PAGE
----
steam-screw, I would have ordered Bicycle playing cards inserted into
its spokes before steaming into battle.

Cheers,

D.G. Farragut, USN (ret.)
 
A

A Muzi

Guest
> [email protected] wrote:
>> There is, however, universal agreement that only one brand of playing
>> cards is suitable for insertion into bicycle wheels.


Stephen Greenwood wrote:
> I don't know if it's *quite* universal. There may be a small enclave
> who ride Torpedo hubs and disagree with you...


Huh? why not a standard Bicycle deck on a Torpedo?

--
Andrew Muzi
www.yellowjersey.org
Open every day since 1 April, 1971
 
On Fri, 29 Dec 2006 20:40:04 -0600, A Muzi <[email protected]>
wrote:

>> [email protected] wrote:
>>> There is, however, universal agreement that only one brand of playing
>>> cards is suitable for insertion into bicycle wheels.

>
>Stephen Greenwood wrote:
>> I don't know if it's *quite* universal. There may be a small enclave
>> who ride Torpedo hubs and disagree with you...

>
>Huh? why not a standard Bicycle deck on a Torpedo?


Dear Andrew,

http://www.kardwell.com/torpedo.htm

Cheers,

Carl Fogel
 
T

Tosspot

Guest
[email protected] wrote:
> On Fri, 29 Dec 2006 19:24:00 +0100, Tosspot <[email protected]>
> wrote:
>
>
>>Paul Hobson wrote:
>>
>>>[email protected] wrote:
>>>
>>>
>>>>Elsewhere, doubts have been cast on the accuracy of Park's modestly
>>>>priced blue bicycle spoke tension gauge.
>>>>
>>>>Hmmm . . . I'd never tested my trusty (?) Park tension gauge!

>>
>><respect>
>>
>>It was so simple, so effective, so right, but would have anyone else
>>tried it? Is there *any* part of a bicycle you've not submitted to a
>>test? I ask out of interest, because I bent my steering tube hitting a
>>tree and I've wondered how much force that took...

>
>
> Dear T.,
>
> Definitive work has yet to be done on the proper installation of
> playing cards in bicycle spokes.
>
> Should the cards be stress-relieved? Some say yes, but others say that
> it's just marking the deck and will get you in trouble in Las Vegas.
>
> There is, however, universal agreement that only one brand of playing
> cards is suitable for insertion into bicycle wheels.


<cough> Now you come to mention it, Dal Negro Torcellos would be rather
fine I think. Bit thicker and stiffer than Kems, fully plastic of
course, and a bit cheaper.
 
T

Tom Ace

Guest
[email protected] wrote:
> This reminds me of gears
> on bicycle, that some folks use to start at a traffic light running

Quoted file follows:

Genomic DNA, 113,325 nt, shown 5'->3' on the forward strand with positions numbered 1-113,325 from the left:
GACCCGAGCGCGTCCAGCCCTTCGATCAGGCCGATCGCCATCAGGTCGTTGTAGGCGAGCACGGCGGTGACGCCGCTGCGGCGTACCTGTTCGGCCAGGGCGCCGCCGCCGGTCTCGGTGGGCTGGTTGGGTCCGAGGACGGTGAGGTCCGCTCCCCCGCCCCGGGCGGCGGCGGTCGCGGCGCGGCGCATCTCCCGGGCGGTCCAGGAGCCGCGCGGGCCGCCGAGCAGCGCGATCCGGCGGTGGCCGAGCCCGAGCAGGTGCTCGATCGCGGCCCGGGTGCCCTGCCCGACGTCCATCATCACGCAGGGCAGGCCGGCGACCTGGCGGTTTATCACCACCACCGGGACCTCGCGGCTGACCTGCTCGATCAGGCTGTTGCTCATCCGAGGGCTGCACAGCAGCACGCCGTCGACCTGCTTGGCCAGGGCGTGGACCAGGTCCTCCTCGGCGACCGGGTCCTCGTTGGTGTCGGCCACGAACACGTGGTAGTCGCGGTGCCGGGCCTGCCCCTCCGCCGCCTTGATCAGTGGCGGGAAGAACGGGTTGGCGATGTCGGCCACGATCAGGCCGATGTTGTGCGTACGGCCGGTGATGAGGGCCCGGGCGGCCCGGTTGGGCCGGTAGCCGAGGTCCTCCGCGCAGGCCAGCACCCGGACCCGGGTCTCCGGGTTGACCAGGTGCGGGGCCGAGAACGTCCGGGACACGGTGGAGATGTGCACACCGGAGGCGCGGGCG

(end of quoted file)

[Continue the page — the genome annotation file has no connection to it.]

> through six to eight gears like a loaded highway truck. Gears are for
> climbing hills, ...


If I recall correctly, your claim was that shifting gears
while accelerating from a stop is less efficient (takes
more time to get up to speed) than starting in a higher gear.
But time efficiency isn't the only concern. Some of us don't
want to start in high gears because our knees don't like that.

You've also pointed out how the pedal-crank attachment
is poorly designed and leads to fretting. You had the option
of machining conical surfaces on your equipment; those of
us who make do with stock parts can get longer life out of
them from not subjecting them to the higher forces associated
with using high gears. It's only when I push hard in high
gears that I hear creaking noises coming from the crank.

Tom Ace
 
Tom Ace writes:

>> This reminds me of gears on bicycle, that some folks use to start
>> at a traffic light running through six to eight gears like a loaded
>> highway truck. Gears are for climbing hills, ...


> If I recall correctly, your claim was that shifting gears while
> accelerating from a stop is less efficient (takes more time to get
> up to speed) than starting in a higher gear. But time efficiency
> isn't the only concern. Some of us don't want to start in high
> gears because our knees don't like that.


You don't need to make a racing start. Just don't push so hard. This
is not cruising up to a red light in a 52-11 gear... which is way to
high a gear for fragile knees anyway.

> You've also pointed out how the pedal-crank attachment is poorly
> designed and leads to fretting. You had the option of machining
> conical surfaces on your equipment; those of us who make do with
> stock parts can get longer life out of them from not subjecting them
> to the higher forces associated with using high gears. It's only
> when I push hard in high gears that I hear creaking noises coming
> from the crank.


I doubt you can hear creaking sounds from your cranks. That noise
originates elsewhere. However, the way you describe this, the bicycle
is riding you, not you riding the bicycle. Get a bicycle that can
take your strength and go for a ride.

Jobst Brandt